Fresh look: Video Review

Changing Currents (six films, 26-minute each) produced by TVE International 2003 English

By Souparno Banerjee
Published: Tuesday 15 April 2003

Water resources doing down the (Credit: TVE International)Changing Currents (six films, 26-minute each) produced by TVE International 2003 English

Only one per cent of the world's water is fit for drinking. With global population brimming over at 6.2 billion and still rising, the pressure on freshwater from people, pollution and changing weather is intense. tve's series on 'freshwater challenges and solutions' is a curtain-raiser to the recently concluded 3rd World Water Forum in Japan (March 16-23, 2003). It is a telling comment on the state of the Earth's freshwater resources and the options that we have to sustainably manage them. The six films are thematic studies of preeminent water issues. Each one underscores the criticality of community management of the resource as the key solution to all our water woes.

The first film in the series, Land of the Rising Water, examines Japan's success in urban water management. Built on flood plains, most of Japan's megacities have taken recourse to high-tech civil engineering solutions to tackle floods and conserve the country's wetlands. The film points out that while such large-scale projects could be unviable for most developing nations, Japan also offers numerous low-cost, user-friendly community initiatives that could show the way. These initiatives -- such as Nobuo Tokunaga's small-scale rainwater harvesting systems -- draw from the nation's 400-year-old tradition of managing and harvesting water.

Community initiatives are also the highlights of two other films. Not a Dirty Word looks at the issue of access to safe water and basic sanitation, and its centrality to any kind of development process. In Pumping Pressure, South Africa and India provide case studies of the crisis of rapidly depleting water reserves and grassroots responses to it. From India's Sulabh International's acclaimed low-cost, self-financed sanitation facilities that have led to rehabilitation of scavengers, to the successful Orangi project in Pakistan that has used a grassroots movement to create a self-financed sanitation grid; from the dryland farming experiments of the women of Athol village near Johannesburg in South Africa to the use of check dams for rejuvenating groundwater sources in Gujarat -- the films document heart-warming stories of peoples' efforts to turn the tide.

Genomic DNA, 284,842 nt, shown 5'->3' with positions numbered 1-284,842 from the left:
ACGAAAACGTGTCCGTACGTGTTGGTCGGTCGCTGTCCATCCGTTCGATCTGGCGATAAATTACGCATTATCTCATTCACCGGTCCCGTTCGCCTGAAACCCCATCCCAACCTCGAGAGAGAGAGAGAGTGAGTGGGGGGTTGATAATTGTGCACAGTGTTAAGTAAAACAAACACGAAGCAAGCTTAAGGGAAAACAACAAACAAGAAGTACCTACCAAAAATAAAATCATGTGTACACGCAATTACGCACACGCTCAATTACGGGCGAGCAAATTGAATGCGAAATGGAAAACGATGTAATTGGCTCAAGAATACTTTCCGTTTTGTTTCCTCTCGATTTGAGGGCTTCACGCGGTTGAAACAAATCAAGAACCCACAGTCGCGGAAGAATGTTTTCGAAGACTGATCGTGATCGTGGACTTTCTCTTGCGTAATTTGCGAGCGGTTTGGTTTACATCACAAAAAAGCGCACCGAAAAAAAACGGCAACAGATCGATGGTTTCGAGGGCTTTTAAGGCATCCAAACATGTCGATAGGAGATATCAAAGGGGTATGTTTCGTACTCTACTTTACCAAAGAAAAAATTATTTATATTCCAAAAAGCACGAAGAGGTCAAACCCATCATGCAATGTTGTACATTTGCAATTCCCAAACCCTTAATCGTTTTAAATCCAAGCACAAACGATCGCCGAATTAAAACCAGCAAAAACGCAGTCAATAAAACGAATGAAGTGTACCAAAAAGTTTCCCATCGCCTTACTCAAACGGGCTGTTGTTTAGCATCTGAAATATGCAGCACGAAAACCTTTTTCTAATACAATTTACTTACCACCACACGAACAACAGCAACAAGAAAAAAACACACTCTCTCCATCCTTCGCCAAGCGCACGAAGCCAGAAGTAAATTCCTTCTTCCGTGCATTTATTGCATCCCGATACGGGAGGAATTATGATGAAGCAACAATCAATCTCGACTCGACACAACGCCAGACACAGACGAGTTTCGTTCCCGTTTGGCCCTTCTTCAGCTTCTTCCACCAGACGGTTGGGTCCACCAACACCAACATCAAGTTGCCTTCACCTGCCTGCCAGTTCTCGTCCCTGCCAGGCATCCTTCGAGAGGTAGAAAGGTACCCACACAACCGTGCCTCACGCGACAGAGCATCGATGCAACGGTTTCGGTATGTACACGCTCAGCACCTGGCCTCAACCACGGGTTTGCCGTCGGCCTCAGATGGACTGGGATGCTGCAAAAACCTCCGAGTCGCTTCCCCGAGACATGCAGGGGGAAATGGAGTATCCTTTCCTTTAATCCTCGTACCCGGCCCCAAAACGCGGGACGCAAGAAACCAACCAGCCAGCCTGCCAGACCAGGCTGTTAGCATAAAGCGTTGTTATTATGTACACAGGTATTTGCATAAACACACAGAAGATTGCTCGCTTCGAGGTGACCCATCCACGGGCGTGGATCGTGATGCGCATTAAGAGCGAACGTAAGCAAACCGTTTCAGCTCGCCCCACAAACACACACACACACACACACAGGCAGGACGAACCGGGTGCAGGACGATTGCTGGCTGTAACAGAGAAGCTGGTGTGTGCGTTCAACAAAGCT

Climate change and its impact on the availability of water is the subject of Tell Tale Signs. Devastating floods and droughts -- the film's tell tale signs of changing hydrological processes -- have become common in places such as Orissa and Mozambique. In Orissa, the neglect of traditional water management systems and the official policy of dependence on large-scale development schemes have compounded the problem, while in Mozambique, dams over the Zambezi are the culprits. The worst hit, in both cases, are the poorest of the poor. The film puts forth a strong case for communities and official agencies to work together to adapt to changing climate.

The next in the series, Plumbing the Rights 1, focuses on the issue of water as a common property and a right that is indistinguishable from the right to life. The film documents local communities from India and South Africa striving to maintain this right in the face of official opposition. In Rajasthan, where community efforts have revived traditional water harvesting structures called johads, villagers of Lava ka Baas are resisting the state government's move to destroy their johad. In South Africa, official curb on access to water for people who cannot pay for it is forcing communities take the water illegally.

The final film in the series, Boiling Point, takes this issue of conflict further on to the prospect of wars over water. The three flashpoints the film investigates -- the Okavango river system in Africa, the Rio Grande in North America and the West Bank in water-starved Middle East -- are veritable powder kegs. While the ecologically vibrant Okavango basin is witnessing a struggle between governments bent on using the river for economic gains and local population which fears that the move will destroy the delta, farmers across the borders in the us and Mexico are at loggerheads over the sharing of the waters of the Rio Grande. In West Bank, in the volatile Middle East, conflicts over water allocation between Israelis and Palestinians have taken on sinister political implications; the Israeli army has intervened to destroy age-old rainwater storage reservoirs of Palestinians and forced the hapless people out of their lands. The need of the hour, as hydrologist Peter Ashton points out in the film, is to 'balance' all concerns, but is anybody listening to this?

Six films. Six ways of looking at a problem which is colossal and complex. The World Water Forum concluded with a "solemn commitment towards facing global water challenges", and acknowledged that community-level public participation is fundamental to meeting these challenges. What remains to be seen is whether the world will walk the way it talks.

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